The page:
• a new option for upgrading Wilmington junction, making it easier for drivers to join or leave the A27 and including a horse rider and cycle-friendly Pegasus crossing
  • widening a half a mile section of the A27 between the Polegate interchange and the Cophall roundabout to a dual carriageway, and an upgraded, signalised junction at Polegate
  • near to the Polegate interchange, as a result of the consultation, introducing new proposals for upgrading the Gainsborough Lane junction by providing a right turn facility
  • significant enhancements to the walking and cycle routes along this 9-mile stretch of the A27, including a new pedestrian and cycle path between Firle and Polegate

The head of the independent transport watchdog has called for an urgent review of the way drivers are kept informed and looked after during suspected terror incidents on motorways.

The call follows two incidents in a week where the M1 and then the M3 were closed for hours, leaving drivers trapped for long periods.

In a blog post Anthony Smith, chief executive of Transport Focus, said that Highways England and the police ‘have some questions to answer about how these and previous events have been handled’.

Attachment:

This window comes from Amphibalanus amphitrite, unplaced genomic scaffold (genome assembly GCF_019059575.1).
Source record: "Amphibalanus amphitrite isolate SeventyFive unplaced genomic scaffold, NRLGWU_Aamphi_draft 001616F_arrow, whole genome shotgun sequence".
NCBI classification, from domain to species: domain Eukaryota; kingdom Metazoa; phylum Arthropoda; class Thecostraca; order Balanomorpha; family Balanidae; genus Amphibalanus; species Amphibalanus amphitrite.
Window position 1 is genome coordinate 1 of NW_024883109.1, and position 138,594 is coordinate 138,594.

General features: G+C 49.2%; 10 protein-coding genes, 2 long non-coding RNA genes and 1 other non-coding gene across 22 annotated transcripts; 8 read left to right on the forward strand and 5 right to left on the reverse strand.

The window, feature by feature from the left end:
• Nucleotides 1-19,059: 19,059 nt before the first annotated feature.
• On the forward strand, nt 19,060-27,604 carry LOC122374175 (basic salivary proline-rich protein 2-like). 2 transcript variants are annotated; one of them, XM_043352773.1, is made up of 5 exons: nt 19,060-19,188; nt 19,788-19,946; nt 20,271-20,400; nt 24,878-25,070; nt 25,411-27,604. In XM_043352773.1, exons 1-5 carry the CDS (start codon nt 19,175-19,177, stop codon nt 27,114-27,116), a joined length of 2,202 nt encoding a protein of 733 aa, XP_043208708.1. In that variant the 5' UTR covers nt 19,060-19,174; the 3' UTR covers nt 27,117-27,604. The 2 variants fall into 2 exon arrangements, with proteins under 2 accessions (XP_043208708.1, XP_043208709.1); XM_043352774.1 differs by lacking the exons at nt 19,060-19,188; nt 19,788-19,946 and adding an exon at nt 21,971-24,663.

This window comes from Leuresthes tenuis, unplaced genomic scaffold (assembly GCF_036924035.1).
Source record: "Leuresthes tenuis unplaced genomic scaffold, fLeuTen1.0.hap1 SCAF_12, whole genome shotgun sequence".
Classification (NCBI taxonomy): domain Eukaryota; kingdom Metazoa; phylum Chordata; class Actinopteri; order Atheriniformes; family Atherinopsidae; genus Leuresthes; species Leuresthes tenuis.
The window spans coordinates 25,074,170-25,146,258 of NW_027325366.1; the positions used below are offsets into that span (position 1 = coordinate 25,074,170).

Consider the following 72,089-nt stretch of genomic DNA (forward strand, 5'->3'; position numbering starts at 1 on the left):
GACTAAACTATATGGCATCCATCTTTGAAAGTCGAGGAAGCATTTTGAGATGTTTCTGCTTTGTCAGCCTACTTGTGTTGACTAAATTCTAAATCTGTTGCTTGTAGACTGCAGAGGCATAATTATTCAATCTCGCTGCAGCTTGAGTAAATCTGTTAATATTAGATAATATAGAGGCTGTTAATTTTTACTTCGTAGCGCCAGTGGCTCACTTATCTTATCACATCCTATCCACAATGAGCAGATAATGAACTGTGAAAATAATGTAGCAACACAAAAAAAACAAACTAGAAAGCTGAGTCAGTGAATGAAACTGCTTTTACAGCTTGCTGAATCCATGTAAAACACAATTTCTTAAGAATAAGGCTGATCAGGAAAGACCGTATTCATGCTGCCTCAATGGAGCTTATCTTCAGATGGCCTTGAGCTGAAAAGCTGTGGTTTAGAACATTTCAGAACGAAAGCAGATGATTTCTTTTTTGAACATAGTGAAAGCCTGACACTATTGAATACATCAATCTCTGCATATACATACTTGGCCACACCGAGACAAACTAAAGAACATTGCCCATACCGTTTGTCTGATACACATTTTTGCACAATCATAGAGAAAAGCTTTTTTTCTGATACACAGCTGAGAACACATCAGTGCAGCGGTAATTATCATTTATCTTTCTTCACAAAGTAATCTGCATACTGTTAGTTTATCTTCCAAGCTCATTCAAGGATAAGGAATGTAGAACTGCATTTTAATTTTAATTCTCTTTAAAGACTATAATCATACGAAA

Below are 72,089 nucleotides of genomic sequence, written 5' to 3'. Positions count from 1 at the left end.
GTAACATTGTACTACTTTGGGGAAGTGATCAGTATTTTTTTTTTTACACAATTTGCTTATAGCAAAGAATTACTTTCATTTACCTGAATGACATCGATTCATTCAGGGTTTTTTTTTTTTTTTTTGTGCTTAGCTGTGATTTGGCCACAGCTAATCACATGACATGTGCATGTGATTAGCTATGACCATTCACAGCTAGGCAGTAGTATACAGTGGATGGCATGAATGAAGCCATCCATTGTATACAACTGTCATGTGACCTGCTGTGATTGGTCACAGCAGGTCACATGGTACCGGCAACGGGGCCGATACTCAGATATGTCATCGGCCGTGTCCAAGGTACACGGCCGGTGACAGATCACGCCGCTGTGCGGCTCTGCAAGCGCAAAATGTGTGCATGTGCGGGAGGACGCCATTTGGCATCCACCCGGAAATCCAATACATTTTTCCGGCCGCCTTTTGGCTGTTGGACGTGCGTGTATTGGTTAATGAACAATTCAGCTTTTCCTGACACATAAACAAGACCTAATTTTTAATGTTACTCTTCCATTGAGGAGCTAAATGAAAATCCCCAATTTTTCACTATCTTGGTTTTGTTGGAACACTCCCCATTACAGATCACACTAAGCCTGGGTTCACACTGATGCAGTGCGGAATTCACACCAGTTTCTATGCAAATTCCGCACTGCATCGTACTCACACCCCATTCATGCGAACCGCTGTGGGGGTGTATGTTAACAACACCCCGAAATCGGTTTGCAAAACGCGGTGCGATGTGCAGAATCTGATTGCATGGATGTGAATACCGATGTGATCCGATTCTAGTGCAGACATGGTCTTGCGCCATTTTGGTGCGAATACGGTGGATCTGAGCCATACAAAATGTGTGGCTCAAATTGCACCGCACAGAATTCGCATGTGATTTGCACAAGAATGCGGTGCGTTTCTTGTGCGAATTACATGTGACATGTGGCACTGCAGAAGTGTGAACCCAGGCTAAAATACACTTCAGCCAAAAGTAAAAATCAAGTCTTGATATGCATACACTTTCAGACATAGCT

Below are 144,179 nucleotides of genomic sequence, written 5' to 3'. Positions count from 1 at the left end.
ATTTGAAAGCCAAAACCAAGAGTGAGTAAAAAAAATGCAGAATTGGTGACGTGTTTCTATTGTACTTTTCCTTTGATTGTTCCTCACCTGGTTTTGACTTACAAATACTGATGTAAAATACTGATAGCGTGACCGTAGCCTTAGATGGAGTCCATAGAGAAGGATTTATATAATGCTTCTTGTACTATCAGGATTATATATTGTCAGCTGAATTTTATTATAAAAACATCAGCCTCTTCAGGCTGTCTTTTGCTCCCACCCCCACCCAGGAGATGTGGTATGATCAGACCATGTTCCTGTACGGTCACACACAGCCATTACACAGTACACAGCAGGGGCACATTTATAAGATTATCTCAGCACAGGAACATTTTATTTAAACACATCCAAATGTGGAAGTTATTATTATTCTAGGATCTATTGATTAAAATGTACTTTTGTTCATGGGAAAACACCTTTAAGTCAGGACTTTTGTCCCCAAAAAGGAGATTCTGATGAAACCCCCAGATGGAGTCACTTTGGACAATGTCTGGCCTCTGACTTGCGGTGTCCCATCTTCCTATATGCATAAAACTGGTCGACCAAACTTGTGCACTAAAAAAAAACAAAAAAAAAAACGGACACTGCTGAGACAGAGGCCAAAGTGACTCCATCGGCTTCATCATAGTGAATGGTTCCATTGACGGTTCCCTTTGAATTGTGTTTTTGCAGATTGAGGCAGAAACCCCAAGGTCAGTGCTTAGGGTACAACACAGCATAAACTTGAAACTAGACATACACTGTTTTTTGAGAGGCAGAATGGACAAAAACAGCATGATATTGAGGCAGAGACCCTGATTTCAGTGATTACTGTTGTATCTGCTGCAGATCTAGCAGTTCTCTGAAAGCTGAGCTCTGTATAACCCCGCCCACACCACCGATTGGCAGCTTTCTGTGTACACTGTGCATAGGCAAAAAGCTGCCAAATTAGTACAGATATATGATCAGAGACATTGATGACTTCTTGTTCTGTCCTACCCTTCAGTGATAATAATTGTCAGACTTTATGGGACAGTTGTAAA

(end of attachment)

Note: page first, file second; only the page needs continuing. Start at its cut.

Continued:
Following the latest incident on Saturday, when M3 was closed for nearly 12 hours because of ‘potential hazardous material’ on the road, Mr Smith said: ‘Highways England, the local authority and the police have a duty of care to trapped road users. Today’s tailbacks follow Tuesday’s jams on the M1.

‘Yes, in the current security climate any potential terror incident must be taken seriously. However, an urgent review is needed to improve information and welfare arrangements for motorists. Winter is coming. These incidents may become more common. Action is needed to help road users.’

Mel Clarke, customer service director at Highways England, said: ‘We worked hard on Saturday to give drivers accurate, up to date information about conditions on the M3 and to keep traffic moving as much as possible.   We set up a diversion as soon as the closure had been implemented, and we set signs and signals across our network to warn drivers on approach about the closure. All this was in place by 5am.